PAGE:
6 April 2020
Keeping sight of this environmental ‘Super Year’
We cannot afford to lose hope and promise, explains our Director Richard Deverell.
Postponing the international conferences COP15 and COP26 - in which governments worldwide were to gather and determine new global targets on biodiversity and climate change later this year - is, clearly, the right step to take when the world is grappling with a pandemic like coronavirus.
But we should not let the momentum of what was hailed by the British government as a 'Super Year' for the environment be lost.
The challenge of the biodiversity and climate crises will still be there when the COVID-19 restrictions are lifted; the ambition of COP15 and COP26 must be carried forward and built upon in 2021.
There has been much talk of nature as the bridge between the biodiversity and climate crises and of nature-based solutions, such as forestation, peatland restoration, protection of mangroves, as providing solutions to the challenges we face today, as well as human wellbeing and development.
We are in an age of extinction and at the point where irreversible environmental damage could be wrought.
We cannot afford to lose pace nor focus.
2020 embodied the nexus between nature, climate and sustainable development. It offered hope and promise.
Right now, it can be hard not to be despondent. The year opened to huge fanfare – on the back of growing pressure for concerted, urgent action and with a suite of international conferences set to refocus global commitment on these key issues.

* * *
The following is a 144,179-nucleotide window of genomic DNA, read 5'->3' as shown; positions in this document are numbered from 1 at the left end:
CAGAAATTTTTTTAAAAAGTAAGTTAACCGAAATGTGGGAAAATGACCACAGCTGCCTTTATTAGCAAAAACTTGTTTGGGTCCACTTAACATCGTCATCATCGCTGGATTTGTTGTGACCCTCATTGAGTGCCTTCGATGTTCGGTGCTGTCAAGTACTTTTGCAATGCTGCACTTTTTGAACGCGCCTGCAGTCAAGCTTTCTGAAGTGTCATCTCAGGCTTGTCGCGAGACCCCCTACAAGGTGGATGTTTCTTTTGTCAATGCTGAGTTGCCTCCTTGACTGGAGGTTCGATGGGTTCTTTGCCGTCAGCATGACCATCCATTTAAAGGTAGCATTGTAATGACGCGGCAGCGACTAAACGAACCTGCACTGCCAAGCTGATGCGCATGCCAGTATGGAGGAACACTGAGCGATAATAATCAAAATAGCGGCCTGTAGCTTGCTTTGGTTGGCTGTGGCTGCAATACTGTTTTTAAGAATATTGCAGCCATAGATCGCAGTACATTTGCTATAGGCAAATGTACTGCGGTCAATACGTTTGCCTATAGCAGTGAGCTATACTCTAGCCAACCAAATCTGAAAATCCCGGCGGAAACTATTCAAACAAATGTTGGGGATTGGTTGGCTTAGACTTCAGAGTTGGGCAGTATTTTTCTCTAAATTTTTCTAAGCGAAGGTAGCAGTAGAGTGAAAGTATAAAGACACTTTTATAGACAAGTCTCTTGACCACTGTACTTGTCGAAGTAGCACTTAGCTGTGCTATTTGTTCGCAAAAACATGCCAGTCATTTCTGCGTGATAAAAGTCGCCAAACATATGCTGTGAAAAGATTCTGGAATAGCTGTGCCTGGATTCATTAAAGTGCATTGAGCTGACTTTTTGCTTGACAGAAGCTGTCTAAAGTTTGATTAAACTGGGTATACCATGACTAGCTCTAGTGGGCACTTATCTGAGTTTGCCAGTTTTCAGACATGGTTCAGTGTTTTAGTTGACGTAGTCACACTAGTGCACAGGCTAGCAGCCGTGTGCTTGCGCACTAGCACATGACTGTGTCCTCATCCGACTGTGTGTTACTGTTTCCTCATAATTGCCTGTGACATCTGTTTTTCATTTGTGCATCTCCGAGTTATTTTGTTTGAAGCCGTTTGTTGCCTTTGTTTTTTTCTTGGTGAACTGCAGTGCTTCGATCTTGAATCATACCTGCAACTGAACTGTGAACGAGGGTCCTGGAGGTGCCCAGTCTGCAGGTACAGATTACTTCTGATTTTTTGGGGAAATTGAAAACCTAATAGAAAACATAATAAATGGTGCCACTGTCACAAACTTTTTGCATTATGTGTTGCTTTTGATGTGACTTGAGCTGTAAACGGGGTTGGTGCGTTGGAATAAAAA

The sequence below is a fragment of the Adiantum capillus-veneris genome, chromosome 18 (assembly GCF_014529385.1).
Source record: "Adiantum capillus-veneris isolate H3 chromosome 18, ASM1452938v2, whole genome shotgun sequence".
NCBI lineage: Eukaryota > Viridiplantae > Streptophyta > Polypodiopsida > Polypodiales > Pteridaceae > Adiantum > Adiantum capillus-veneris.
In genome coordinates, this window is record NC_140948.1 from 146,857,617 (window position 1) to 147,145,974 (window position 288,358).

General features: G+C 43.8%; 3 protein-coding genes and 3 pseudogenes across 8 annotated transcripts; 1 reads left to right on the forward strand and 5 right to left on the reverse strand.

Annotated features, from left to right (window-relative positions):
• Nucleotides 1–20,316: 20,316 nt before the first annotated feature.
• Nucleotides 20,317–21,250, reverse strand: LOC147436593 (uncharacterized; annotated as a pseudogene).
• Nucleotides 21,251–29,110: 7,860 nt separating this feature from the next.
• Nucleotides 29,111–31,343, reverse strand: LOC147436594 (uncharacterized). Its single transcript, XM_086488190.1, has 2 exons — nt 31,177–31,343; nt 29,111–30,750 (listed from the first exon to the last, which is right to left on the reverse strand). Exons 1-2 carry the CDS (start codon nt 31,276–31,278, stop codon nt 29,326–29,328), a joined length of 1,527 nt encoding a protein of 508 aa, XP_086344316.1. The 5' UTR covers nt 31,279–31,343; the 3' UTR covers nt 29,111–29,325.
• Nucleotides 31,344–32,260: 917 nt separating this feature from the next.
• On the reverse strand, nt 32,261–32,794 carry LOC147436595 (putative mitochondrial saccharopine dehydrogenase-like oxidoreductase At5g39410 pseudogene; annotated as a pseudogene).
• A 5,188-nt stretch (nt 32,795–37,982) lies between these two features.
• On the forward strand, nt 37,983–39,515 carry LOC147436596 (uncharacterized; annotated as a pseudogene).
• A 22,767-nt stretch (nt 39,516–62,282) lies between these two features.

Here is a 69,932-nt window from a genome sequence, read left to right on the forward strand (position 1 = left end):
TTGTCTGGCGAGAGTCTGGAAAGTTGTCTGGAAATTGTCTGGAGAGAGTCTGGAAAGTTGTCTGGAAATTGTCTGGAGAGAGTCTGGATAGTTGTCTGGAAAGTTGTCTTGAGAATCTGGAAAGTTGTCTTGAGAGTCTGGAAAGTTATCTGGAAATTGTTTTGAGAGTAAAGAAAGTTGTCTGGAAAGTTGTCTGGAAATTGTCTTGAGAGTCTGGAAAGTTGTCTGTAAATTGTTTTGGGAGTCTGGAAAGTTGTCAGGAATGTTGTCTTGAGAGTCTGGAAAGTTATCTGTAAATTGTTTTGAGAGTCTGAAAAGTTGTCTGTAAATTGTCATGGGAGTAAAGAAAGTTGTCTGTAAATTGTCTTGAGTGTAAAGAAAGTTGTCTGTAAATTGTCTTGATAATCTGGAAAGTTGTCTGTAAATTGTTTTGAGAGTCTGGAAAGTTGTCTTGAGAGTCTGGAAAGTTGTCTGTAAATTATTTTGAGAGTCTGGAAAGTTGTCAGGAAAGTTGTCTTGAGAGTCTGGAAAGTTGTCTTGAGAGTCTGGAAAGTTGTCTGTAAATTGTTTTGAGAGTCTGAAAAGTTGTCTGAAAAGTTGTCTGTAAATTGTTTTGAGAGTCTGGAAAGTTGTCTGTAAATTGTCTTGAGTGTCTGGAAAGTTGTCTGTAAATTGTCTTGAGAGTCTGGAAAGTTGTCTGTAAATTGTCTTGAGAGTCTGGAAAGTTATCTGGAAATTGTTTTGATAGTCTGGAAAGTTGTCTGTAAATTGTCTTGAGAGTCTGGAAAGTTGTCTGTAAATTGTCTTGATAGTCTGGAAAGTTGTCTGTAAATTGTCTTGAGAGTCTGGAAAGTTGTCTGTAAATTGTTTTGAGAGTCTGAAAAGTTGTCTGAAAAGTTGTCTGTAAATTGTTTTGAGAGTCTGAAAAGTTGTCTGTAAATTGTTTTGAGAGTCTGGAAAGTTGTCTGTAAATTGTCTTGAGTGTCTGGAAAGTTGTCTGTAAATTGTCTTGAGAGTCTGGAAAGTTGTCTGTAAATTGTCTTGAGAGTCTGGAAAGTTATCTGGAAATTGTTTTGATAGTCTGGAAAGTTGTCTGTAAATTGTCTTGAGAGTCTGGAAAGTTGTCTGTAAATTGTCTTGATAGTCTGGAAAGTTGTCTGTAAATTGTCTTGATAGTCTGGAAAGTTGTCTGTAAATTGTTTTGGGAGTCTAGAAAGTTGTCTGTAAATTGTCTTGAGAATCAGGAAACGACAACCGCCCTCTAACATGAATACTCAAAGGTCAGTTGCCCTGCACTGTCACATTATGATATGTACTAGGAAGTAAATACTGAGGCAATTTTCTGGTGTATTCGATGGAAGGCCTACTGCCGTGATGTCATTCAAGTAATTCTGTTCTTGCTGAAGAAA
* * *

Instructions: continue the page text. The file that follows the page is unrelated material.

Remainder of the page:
Events might not be going as planned. But there are, nevertheless, shoots of optimism - we may see greater appreciation for nature after the lockdowns in many countries around the world.
People – from China to Spain, from 5 year olds to 85 year olds - are missing what they did not know they would miss until they could not have it: craving open spaces; realising the wellbeing and health benefits of accessing nature; and in many countries, missing the blossoming of Spring.
Will this be the year we collectively stop taking the planet for granted, degrading and exploiting its resources? Will we now, also, realise how vulnerable a species we humans, actually, are?
Some improvements in pollution levels have been seen in countries with restricted movements of people and shutdown of factories and businesses.
Will we be able to balance our need for these to reopen and our desire to travel while reducing the footprint of these kinds of activities?
Communities are coming together to support each other – even in large metropolises like London, which are so often perceived as hostile and cold.
Can we harness this spirit to look out for those further from home and for the planet that supports us all when coronavirus becomes a distant memory?
I hope that through our experience of this pandemic, we will learn that it is far better to pre-empt a global problem when we see it on the horizon, rather than having to deal with it when it engulfs us.
This is a lesson that we should pay heed, and listen, to the experts.
At the end of the year, we will still have a decade to deliver the Sustainable Development Goals, and the Biodiversity and Climate Change COPs – along with other key international meetings - will soon be rescheduled.
Critically, there is a window of opportunity opening to ensure the economic recovery plans that countries adopt as they emerge from this crisis are steadfastly ‘green’.
Long-term investment and sustainable economic growth plans should drive climate projects and environmental change.
We need nature more than ever, as a solution, as a resource, for respite and for life on earth.
Looked at through a different lens, if the opportunities emerging from this pandemic are seized, 2020 could set the path for an even more fruitful 2021 ‘Super Year’.